• Creates a default security group and associate it with your default VPC.
  • Creates a default network access control list (ACL) and associates it with your default VPC.
  • Associate the default DHCP options set for your AWS account with your default VPC.

VPC can have either public and/or private subnets. You can learn more about these scenarios here.

Subnet is a key component in VPC. A VPC can contain all public subnets (or) public/private subnet combination. Private Subnet is a subnet which doesn’t have a route to the internet gateway. A subnet can be configured as a VPN-only subnet by routing traffic via virtual private gateway. You can learn more on enabling VPN here.

How VPC and Subnet involved during EC2 instance launch?

As defined above, VPC is a logically isolated network assigned to your account. Every compute resource (in other words AWS EC2 instance) will be launched into “a” VPC.

Launch instance into a VPC:

When you launch an instance and specify a VPC, the first thing will be, identifying the subnet where this instance need to be launched into. If no subnet is selected, AWS will pick the default subnet within the selected VPC. Once your subnet is identified, the next step will be identifying an Availability Zone. Users can pick the zone or let AWS select a zone for you.

Once an instance is created within the VPC/Subnet/Availability Zone, a primary private IP address from the IPv4 address range of the subnet is assigned to the default network interface (eth0) of the instance. Each instance is also given a private (internal) DNS hostname that resolves to the private IP address of the instance. If you don't specify a primary private IP address, we select an available IP address in the subnet range for you.

When you launch an instance into a subnet that has assign public ip address attribute enabled, a public IP address is assigned to the primary network interface (eth0) that's created for the instance. A public IP address is mapped to the primary private IP address through network address translation (NAT). These public addresses will change whenever you stop EC2 instance and start it again.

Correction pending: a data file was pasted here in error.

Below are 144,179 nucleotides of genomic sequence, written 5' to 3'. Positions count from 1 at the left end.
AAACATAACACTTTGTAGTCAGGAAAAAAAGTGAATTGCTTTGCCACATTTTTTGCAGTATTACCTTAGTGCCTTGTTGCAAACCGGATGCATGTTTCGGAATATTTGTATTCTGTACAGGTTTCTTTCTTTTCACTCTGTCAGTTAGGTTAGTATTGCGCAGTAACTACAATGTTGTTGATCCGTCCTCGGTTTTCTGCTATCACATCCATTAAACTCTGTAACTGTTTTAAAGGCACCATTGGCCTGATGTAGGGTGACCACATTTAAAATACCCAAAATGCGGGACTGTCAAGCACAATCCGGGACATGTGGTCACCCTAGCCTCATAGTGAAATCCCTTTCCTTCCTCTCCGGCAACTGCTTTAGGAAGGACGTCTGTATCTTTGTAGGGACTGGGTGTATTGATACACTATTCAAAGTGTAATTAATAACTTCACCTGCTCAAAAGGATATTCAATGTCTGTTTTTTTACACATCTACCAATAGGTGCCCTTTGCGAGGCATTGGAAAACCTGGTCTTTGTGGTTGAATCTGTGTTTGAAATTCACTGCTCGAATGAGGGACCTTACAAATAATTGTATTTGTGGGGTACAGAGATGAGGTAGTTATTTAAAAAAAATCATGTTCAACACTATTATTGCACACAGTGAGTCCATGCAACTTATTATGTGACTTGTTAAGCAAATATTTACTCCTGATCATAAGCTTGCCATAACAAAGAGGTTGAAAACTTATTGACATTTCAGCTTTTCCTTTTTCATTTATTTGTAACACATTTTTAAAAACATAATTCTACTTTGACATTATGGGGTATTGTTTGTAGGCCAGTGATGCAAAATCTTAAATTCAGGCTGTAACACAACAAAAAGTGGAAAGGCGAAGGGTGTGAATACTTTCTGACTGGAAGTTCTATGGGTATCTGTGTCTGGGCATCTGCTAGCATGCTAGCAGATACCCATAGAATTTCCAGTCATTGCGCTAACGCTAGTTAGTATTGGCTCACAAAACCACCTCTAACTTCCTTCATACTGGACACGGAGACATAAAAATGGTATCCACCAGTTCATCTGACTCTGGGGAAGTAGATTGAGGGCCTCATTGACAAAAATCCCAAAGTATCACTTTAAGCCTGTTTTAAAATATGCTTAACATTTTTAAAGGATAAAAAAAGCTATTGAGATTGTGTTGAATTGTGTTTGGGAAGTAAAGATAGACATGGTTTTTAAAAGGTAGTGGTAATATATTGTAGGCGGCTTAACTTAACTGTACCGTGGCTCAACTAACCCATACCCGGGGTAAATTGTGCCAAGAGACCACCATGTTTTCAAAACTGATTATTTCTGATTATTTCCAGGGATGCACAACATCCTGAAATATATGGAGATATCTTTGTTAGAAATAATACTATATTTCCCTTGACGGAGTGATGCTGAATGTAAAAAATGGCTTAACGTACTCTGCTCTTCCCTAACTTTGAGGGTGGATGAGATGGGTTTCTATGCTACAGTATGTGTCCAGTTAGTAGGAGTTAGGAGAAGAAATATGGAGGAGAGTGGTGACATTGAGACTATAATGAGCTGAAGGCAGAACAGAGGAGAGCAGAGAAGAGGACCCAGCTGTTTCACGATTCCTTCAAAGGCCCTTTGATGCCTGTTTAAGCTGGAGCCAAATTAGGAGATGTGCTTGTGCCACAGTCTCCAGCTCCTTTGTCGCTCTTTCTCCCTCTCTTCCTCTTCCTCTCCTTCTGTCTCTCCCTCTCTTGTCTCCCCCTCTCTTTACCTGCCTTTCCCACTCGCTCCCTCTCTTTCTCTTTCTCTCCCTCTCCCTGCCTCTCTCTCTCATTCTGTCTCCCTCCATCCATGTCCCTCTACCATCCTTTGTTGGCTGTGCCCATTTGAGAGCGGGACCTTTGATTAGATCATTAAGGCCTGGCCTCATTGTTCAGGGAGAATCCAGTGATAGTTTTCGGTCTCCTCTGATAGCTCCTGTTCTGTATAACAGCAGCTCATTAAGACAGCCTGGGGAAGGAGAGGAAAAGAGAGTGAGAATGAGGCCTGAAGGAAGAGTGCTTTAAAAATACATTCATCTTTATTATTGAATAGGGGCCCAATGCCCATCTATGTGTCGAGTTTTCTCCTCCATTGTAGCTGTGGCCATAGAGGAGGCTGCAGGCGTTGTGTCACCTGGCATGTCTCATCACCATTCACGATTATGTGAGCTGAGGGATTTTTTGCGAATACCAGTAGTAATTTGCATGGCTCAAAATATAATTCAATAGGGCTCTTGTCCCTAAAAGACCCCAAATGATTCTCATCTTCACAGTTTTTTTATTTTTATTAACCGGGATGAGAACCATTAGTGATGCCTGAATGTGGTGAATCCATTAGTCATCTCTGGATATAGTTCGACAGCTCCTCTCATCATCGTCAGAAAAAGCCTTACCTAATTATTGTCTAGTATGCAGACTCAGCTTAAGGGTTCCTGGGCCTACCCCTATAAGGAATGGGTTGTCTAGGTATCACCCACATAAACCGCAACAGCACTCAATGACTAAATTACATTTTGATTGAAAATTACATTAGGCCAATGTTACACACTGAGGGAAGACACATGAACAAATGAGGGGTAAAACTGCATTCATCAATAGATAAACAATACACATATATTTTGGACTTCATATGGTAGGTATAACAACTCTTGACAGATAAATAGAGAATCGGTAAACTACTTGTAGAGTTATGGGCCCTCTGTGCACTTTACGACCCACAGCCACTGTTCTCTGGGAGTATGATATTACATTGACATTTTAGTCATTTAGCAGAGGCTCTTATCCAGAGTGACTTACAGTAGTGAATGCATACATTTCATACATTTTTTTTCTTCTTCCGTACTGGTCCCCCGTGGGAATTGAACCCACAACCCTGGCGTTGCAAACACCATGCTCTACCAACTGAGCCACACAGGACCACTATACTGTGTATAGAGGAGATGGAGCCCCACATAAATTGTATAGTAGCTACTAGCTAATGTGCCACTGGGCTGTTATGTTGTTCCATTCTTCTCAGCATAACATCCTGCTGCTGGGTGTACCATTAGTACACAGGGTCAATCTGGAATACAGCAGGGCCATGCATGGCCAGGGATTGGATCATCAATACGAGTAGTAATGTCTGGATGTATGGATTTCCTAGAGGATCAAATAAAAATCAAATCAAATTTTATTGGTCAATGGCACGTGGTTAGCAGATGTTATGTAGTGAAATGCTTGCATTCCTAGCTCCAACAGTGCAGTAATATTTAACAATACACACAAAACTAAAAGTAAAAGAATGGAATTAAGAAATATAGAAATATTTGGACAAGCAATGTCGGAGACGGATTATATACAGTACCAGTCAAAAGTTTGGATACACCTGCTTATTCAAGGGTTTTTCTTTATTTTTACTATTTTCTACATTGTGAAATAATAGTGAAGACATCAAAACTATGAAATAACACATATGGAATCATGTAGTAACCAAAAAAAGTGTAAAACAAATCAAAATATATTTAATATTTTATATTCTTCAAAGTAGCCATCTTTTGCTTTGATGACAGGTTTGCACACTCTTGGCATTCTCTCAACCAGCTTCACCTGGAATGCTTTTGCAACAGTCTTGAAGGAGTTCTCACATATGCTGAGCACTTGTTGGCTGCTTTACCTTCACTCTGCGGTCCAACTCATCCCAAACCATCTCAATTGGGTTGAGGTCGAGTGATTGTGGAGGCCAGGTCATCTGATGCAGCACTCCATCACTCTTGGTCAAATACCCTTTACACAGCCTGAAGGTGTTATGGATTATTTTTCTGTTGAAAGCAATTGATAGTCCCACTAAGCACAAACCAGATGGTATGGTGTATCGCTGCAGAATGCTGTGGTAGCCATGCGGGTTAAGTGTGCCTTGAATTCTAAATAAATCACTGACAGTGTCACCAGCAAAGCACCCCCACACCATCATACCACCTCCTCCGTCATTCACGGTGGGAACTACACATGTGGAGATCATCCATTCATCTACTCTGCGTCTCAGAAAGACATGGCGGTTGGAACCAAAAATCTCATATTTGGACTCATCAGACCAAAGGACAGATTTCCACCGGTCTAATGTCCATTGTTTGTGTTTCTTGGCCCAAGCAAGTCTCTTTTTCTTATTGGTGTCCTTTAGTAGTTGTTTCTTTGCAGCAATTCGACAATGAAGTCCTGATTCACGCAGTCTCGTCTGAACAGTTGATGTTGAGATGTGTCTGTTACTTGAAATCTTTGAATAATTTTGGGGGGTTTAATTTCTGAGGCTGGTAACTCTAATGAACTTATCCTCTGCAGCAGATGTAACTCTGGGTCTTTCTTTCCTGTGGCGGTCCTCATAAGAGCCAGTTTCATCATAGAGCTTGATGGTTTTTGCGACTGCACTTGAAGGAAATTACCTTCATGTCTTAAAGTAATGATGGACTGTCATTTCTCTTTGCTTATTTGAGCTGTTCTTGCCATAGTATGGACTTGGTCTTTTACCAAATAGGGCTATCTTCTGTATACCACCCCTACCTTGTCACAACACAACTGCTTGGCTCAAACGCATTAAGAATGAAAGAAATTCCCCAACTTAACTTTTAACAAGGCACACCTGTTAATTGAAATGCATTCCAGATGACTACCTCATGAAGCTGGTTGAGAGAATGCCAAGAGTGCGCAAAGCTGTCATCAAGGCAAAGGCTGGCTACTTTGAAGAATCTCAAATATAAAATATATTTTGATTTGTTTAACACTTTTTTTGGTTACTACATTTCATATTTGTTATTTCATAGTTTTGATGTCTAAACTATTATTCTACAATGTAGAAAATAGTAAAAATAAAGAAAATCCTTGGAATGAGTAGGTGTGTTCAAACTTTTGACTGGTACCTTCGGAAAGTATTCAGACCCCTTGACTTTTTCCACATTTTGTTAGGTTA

While we are discussing IP addresses, one detail to understand is, public IP addresses are different from AWS Elastic IP Addresses (EIP). A public IP address assigned to an instance is from the Amazon’s pool of public IPv4 addresses. The public IP address assigned to an instance will change when you stop and start (or) terminate the instance (but not during the restart). EIPs are allocated to a user account, then you assign it to an instance. Unless you disassociate from the instance (or) release it from your account, the EIP will stay same. While using EIP, you need to be aware that this IP will cost you if it is not assigned to a running instance. You can learn more details here.

Source

Unless you have prior experience in configuring (or) architecting data center network, understanding all these underlying working details could be overwhelming, isn’t it? If you agree, then read on.

Now that we learned inner workings of VPC and how launching an instance works, let us now try to understand the technical definitions and then try to translate these into layperson terms using an office building analogy.